"Sounds good," replied Calrose trying hard to keep her voice from betraying her nervousness. "Your place or ours?"

- - -

Jett pulled at the final safety latch holding the secondary air-lock shut. The circular door hissed as it opened. That moment always gave Jett a split second of anxiety, worry over whether the seal was complete or if he just opened a window into vacuum flooded his mind then was quickly dissolved. On the other side of the opened hatch was the dark ashen blue face of a Bantonian.
"Mind if we come in?" the Bantonian said cheekily, a sardonic smile creasing the odd structure of his mouth.
"Uh," Jett stammered, then floated aside to open the way for the crew of the Dasaq'wen. "Come on in."
The Bantonians child-like frame floated up through the opening in the floor of the cargo bay. At least, it appeared to be the floor from the perspective of the GRV's crew, but the umbilical tunnel was also attached to the belly of the Dasaq'wen, and so for her crew, they were descending down through their own floor. It could be really disorienting for those unused to it, but the lack of gravity helped.
After the dark-skinned Bantonian emerged from the air-lock, he was quickly followed by the much larger Krahl. Members of Keona's species were always intimidating in person. Though she lacked the enormous mountain of muscle and scale that the males of her species sported, she was still a tall and formidable creature compared to human standards. Keona swam out of the tunnel with serpentine grace. The beauty with which the massive Krahl were able to move in zero-g was impressive.
"It is good to finally meet you all," Keona said to Captain Calrose and her crew, dipping her at a slight angle in the typical greeting. She waved a three-fingered hand toward the Bantonian that had preceded her. "This is Collumdriz Shol, our systems tech."
The Bantonian attempted a cultured bow, but it proved a much more difficult feat without the gravity-nets. "Call me Driz," he stated.
Before the greetings could be reciprocated by the human crew, more creatures spilled out from the tunnel. The smaller, pale blue-skinned, Bantonian emerged, his arms filled with diagnostic equipment.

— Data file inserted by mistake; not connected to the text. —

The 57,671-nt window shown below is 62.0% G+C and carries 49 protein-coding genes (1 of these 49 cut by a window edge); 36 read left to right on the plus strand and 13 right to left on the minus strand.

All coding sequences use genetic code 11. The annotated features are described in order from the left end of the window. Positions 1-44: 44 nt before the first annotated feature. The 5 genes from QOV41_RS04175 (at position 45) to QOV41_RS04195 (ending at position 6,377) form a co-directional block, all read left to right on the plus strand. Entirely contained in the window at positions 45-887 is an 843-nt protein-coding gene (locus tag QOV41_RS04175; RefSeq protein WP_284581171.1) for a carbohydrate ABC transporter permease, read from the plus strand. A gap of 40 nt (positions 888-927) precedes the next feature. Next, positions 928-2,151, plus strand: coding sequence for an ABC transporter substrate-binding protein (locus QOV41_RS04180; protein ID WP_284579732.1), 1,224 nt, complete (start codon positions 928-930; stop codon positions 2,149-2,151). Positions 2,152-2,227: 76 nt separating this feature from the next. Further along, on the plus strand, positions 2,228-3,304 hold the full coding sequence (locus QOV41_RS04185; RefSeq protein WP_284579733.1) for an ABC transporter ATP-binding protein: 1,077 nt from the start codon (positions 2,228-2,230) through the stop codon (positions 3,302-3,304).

"This is Uden," Keona's gravelly voice almost purred with pride. Her large claw-tipped hand gently sat on the Bantonian's tiny shoulder. "He is an incredibly gifted technician and engineer."
The Bantonian floated forward. "Udonnonet Casepion," he said simply.
"Just call him Uden," the darker Bantonian commented, "It's easier."
Jett moved toward the group, he greeted the small engineer in a generic dialect of Bantonian. Uden just stared at him strangely.
"He doesn't speak any Bantolic," Driz offered. "Not all of us do." The Bantonian eyed him suspiciously.
"I am very sorry," Jett apologized. He cringed at his own assumption that every member of a species would speak the ancestral tongue of their homeworld. He didn't know any of the languages of Earth. He had never even been in the Mynaterra Arm of the galaxy where the Sol system was.
Driz burst out laughing, unable to keep the dour look on his face.
"Driz," Keona warned, "you really have to stop doing that. We are here to help these people."
"Joke still funny," Uden grinned, it was clear he didn't fully understand the ruse, his broken Kheprilictic exaggerating a child-like naiveté.
"It is quite alright," Jett said, "I think I deserved that one. I will be happy to be working with you both."
Calrose moved closer to Keona. "This is Lazlo Jett, our engineer, technician, and resident wise-ass." The colloquilism went ignored by the non-humans who didn't understand it. Calrose turned to Arabel who was floating near the ladder towards the upper deck. "This is Arabel Creed, our systems specialist."
"Hello," she waved from the other end of the bay.